Graziers have long known that rotational grazing increases forage production because plants get a chance to rest and rejuvenate. Now, the grazing community is finding that rotational grazing is also good for soil health and erosion control.
When livestock graze through a series of paddocks, the pruning, manure and hoof action all affect the soil. Roots grow deep. Healthy organisms in the soil thrive. Good soil structure is formed.
With thick grass and a variety of plant species growing in pastures, the soil is kept safe from the raindrop effect. This refers to rain that can hit the ground at up to 20 miles per hour. If the soil is bare, it shatters and follows the water downstream.
“The soil needs diversity and we want to armor the soil, to protect the soil surface either with dead residues or living cover,” said Jennifer Hahn, Minnesota Soil Health Coalition coordinator.
Hahn was part of a team presenting information on rotational grazing for soil health at the Minnesota Cattlemen’s Convention in Willmar, Minnesota in December.
Along with Hahn was Holly Hatlewick, Renville County Soil and Water Conservation District (SWCD) administrator. She highlighted demonstrations that showed continuous pasture offers more soil structure and adhesion than bare cropland. Rotationally grazed pastures offer even greater soil structure, water infiltration and ability to store water versus continuously grazed pastures.
Another team member presenting at the Cattlemen’s Convention was Brian Pfarr, Redwood County SWCD resource specialist.
About 10 years ago, Pfarr calculated that it took about three acres to support a cow-calf pair on his continuously grazed 60-acre pasture. In dry years, he still had to feed the cattle hay in August and take them off in September.
He went to the local Natural Resources Conservation Service (NRCS) office and began working with technicians on ways to turn the pasture into paddocks.
“Instead of this one whole pasture, we actually divided it up into six pastures,” Pfarr said. The NRCS staff came up with ways to get water to the cattle in all six of the paddocks. They found ways for the cattle to use a creek and a livestock pond as water sources while protecting the stream banks.
The pastureland includes upland and lowland that are treated differently now, he added. The cattle are never in a paddock for more than five to seven days, and they stay out of the paddock for 30 days to allow the plants and soil to rejuvenate.
The benefits have been incredible, Pfarr said.
Within eight years of the new rotational system, experts identified 23 native species of plants and flowers that returned to the pastures – without seeding. Large patches of Canada or bull thistle disappeared. With a good, lush growth that got up before the weeds did, the whole pasture no longer had to be sprayed. Now, Pfarr spot sprays 60 acres in about two hours with just a four-wheeler.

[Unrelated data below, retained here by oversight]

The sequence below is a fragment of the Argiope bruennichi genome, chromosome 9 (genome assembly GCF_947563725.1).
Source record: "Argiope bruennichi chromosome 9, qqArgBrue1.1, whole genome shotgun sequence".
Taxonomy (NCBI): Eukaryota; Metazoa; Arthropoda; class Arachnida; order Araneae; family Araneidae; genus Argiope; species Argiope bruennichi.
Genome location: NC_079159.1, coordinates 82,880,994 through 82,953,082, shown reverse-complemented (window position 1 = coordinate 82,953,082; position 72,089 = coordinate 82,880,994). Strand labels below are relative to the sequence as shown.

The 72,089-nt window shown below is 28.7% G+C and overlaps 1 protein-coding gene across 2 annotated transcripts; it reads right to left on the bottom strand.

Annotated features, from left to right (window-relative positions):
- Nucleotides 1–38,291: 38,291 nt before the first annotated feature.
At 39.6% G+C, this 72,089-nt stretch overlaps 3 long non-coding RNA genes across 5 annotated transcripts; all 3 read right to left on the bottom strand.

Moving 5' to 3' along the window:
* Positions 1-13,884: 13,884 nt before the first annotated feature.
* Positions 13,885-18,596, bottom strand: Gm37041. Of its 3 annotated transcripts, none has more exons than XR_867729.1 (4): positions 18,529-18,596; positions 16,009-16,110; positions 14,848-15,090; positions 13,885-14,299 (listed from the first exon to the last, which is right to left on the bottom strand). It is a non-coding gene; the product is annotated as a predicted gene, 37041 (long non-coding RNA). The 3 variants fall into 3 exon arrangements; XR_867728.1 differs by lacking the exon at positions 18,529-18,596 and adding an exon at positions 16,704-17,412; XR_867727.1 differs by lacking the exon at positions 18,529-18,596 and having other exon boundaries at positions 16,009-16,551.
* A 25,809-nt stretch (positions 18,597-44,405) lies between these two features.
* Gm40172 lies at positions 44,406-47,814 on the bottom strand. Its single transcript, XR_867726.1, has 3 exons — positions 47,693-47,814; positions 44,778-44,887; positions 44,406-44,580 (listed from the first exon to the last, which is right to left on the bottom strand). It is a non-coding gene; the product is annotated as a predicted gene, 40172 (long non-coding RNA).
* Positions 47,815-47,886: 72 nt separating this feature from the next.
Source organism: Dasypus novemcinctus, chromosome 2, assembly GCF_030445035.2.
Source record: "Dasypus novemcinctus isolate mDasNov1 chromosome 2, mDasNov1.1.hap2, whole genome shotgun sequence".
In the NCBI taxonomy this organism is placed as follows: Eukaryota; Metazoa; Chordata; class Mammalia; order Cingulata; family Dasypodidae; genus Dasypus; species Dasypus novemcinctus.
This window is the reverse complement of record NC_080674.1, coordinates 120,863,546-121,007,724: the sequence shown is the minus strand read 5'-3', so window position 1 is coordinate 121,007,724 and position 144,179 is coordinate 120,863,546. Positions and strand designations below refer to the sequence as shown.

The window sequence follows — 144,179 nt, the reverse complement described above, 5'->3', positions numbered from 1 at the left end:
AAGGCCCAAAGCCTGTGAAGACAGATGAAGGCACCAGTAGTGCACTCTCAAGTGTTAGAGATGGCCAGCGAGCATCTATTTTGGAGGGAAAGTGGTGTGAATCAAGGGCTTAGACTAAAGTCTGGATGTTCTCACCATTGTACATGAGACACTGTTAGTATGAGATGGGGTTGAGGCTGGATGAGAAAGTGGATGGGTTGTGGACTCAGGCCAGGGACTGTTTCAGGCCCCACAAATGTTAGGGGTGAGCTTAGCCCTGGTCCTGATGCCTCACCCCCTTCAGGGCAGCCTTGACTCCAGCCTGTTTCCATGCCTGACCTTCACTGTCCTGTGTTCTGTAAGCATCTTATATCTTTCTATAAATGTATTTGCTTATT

“I don’t have to spend the money on pesticide, and it’s just so much easier,” he said.
Fly problems disappeared.
“The cattle go through the tall grass that flushes the flies away. The cattle are cooler. We don’t have to do ear tags anymore (to treat cattle) so we don’t have to put cattle in the chute,” he said.
The Pfarrs now support a cow-calf pair on 1.6 acres. They haven’t needed to feed hay in August, but there also hasn’t been a drought lately.
Pfarr applied for and received several cost share and grants to create the rotational grazing system.
Through NRCS, he received financial assistance to help pay for 13,420 feet of electrified high tensile wire and wooden posts, about seven years ago. Before that, he had woven wire with two strands of barbed wire around the continuous pasture. Every year, he spent 12-15 hours fixing fence, but with the high tensile fence, it takes only about three or four hours of maintenance per year, he said.
“Once you put in a good fence, have good infrastructure, you don’t have to worry about it,” he said.
He also saves money by saving time managing his cattle.
“I feel comfortable if I don’t go out there for two to three days,” he said. “I didn’t have to worry about every day when I went to work, am I going to get the phone call that the cattle are out on the highway? That really took the stress out of it.”
The Pfarrs are now planting cover crops on their cropland adjacent to the pasture. That’s provided more low-cost feed for the cattle, plus the cattle are spreading their own manure.
“Without the NRCS help, I wouldn’t have been able to do this, because let’s be honest, as cattle guys, it’s the infrastructure – the fencing, the watering, the things that we need to get over the hurdle,” he said. “If we didn’t have the NRCS to get started, I probably wouldn’t have done it because it was fairly costly.”
For more information, connect with others who are doing rotational grazing. The Minnesota Soil Health Coalition can help. Call 651-485-7848.
Andrea Johnson reports for the Minnesota Farm Guide from western Minnesota. Reach her at firstname.lastname@example.org.